June 24, 2017, 4:00 pm

I walked some of the course this morning; the cross wind off the open expanse of the Rhine could cause havoc next Saturday; there is no such thing as a giveaway on the Tour- even the easiest (!) stages can cause a surprise.

 

So then, Düsseldorf and the tour 2017; would like to say I am not apprehensive but I am! The last month’s training was swamped by work commitments but everyone is keen to say they’ll be slowest; and from experience this is about me using my “matches” when I need to….

 

Having said that a slightly surreal hour spent going round the TT course; German law prevented us riding over one of the bridges so it was done via the cycle track; but by the same bizarre logic, a moving bike peloton is treated as one vehicle so provided we nosed through a light on green everyone was able to ride on through red!!

 

But it is good to be started; the drizzle in the air made you wonder whether it will be wetter than expected tomorrow but having ridden nervous energy has been damped; and after the last month I am hopeful my body will again understand the difference between aerobic and anaerobic exercise. It is surprising how the majority of riders were expressing a need for food- funny what 13km can do to the body!

 

The important thing is that we are riding for others; this charity deserves support… and to pinch the Storey RT hashtag #bestversionofyou (me)


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  • June 24, 2017, 4:00 pm
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  • Category: michael
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Auf Wiedersehen, Michael…..

June 23, 2017, 1:01 pm

And so, after what feels like 5 mins, but at the same time 10 years of training, The Tour de Force is upon us.  As I post this latest update, Michael is currently on the short flight to Dusseldorf, this year’s host city for the Grand Depart.  Dusseldorf is great place, friendly locals, thousands of bars, thousands of local beers to sample, karaoke etc etc.  Perfect way to ease yourself into 3 weeks cycling over 110 miles a day in the extreme temperatures (see photo above of the cyclists relaxing before the start)……..anyway, for those of you who aren’t interested in ale-tasting, I hear Suzie Wong is a very hospitable lady, housed in the red building a few straßes East of the Hauptbahnhof……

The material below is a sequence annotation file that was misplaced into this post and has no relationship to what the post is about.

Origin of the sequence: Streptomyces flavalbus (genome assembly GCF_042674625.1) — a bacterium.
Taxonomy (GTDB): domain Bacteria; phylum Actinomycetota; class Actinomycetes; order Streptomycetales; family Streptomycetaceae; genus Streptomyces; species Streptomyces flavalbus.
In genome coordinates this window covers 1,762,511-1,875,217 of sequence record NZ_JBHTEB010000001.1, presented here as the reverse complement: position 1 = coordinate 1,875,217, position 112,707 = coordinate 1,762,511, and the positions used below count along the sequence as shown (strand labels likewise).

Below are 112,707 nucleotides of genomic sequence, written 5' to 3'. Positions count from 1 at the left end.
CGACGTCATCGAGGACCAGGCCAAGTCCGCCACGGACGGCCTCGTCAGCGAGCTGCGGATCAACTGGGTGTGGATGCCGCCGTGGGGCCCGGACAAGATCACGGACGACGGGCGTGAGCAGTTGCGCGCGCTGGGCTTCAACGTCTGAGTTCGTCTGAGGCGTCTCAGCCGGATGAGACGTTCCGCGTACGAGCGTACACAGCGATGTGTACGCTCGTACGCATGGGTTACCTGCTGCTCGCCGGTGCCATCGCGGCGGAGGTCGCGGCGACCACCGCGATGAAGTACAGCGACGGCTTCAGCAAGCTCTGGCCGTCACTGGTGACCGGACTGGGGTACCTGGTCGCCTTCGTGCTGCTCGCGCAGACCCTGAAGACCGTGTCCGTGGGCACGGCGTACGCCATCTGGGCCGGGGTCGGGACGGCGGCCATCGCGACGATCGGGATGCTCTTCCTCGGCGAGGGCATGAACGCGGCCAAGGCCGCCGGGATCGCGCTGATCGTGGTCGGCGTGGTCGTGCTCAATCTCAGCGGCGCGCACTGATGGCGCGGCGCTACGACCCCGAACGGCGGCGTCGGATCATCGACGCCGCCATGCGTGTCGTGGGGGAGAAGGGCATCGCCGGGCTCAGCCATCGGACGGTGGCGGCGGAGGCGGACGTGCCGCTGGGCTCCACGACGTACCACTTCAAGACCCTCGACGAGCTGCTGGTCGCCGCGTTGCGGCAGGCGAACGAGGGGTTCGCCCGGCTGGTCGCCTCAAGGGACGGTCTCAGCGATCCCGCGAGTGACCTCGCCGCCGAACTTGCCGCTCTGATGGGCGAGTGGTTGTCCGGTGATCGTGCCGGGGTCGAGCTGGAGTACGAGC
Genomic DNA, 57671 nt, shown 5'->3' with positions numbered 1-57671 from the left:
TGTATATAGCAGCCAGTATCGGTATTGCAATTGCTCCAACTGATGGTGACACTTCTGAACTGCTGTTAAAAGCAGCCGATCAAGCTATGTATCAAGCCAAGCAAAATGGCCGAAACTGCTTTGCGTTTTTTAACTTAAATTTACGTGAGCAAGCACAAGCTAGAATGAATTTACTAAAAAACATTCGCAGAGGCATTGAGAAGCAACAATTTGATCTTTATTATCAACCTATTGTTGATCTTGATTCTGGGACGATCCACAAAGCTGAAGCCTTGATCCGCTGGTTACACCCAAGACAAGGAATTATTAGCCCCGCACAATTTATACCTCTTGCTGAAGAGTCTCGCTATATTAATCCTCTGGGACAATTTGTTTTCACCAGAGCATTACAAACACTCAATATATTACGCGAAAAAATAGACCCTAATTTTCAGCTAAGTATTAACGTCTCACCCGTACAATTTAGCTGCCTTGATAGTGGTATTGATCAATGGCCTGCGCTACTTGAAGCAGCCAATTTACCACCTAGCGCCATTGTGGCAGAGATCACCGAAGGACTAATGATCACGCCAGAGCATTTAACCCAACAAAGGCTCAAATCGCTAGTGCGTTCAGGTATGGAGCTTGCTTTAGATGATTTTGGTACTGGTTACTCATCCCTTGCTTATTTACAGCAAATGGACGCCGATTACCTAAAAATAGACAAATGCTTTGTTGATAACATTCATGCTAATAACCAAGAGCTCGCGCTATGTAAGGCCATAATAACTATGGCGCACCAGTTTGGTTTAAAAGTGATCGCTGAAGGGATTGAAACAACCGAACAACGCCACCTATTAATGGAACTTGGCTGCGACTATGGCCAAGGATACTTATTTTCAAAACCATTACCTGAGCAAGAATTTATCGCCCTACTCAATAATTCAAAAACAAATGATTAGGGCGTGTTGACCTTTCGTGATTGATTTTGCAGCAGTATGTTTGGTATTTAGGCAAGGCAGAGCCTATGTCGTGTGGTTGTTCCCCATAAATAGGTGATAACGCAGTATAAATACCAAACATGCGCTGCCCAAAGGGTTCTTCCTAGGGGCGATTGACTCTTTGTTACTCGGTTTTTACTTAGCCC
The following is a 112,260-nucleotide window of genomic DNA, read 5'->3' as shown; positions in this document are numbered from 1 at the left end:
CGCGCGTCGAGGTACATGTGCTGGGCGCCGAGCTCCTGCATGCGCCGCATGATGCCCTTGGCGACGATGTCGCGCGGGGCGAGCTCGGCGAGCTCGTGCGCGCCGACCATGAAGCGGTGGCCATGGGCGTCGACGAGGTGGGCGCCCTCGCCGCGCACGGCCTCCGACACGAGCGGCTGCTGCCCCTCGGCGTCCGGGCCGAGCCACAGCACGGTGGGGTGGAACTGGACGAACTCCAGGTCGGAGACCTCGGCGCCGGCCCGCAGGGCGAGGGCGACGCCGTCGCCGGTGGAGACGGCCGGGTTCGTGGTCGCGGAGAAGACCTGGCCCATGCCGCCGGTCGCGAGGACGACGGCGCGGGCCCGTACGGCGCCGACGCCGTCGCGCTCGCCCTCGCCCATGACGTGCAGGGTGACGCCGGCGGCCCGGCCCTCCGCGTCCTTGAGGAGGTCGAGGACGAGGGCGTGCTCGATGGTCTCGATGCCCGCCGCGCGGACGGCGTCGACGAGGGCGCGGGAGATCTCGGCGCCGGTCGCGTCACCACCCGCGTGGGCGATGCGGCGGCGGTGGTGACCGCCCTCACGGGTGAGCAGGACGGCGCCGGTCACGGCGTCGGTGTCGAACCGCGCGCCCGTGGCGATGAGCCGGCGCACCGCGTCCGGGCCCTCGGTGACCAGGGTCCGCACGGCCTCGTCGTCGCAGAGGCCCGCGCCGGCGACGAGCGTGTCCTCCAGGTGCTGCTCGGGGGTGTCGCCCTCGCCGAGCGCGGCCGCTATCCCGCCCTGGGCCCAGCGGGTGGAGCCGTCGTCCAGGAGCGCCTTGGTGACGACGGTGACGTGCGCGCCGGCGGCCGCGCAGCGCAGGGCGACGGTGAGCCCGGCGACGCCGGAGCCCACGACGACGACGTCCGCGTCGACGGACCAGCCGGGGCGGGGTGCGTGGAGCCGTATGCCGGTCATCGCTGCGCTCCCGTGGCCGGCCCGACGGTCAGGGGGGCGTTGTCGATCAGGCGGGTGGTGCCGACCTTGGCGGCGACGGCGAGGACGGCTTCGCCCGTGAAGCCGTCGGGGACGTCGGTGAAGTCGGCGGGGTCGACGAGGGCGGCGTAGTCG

So what have I been up to in these critical final weeks of training?

 

I’m still the same weight I was three months ago

I’m not any faster than I was three months ago

I *think* I’ve got more stamina that I’ve ever had……..hard to tell in this heat though

My clothes are getting a bit slacker

My beer belly is still there

I *think* my legs are more muscular but it’s hard to tell through the winter coat (no, I don’t shave them and don’t plan to)

 

Hopefully, I’ve got sufficient reserves to get me round my three stages.  Speaking of which…..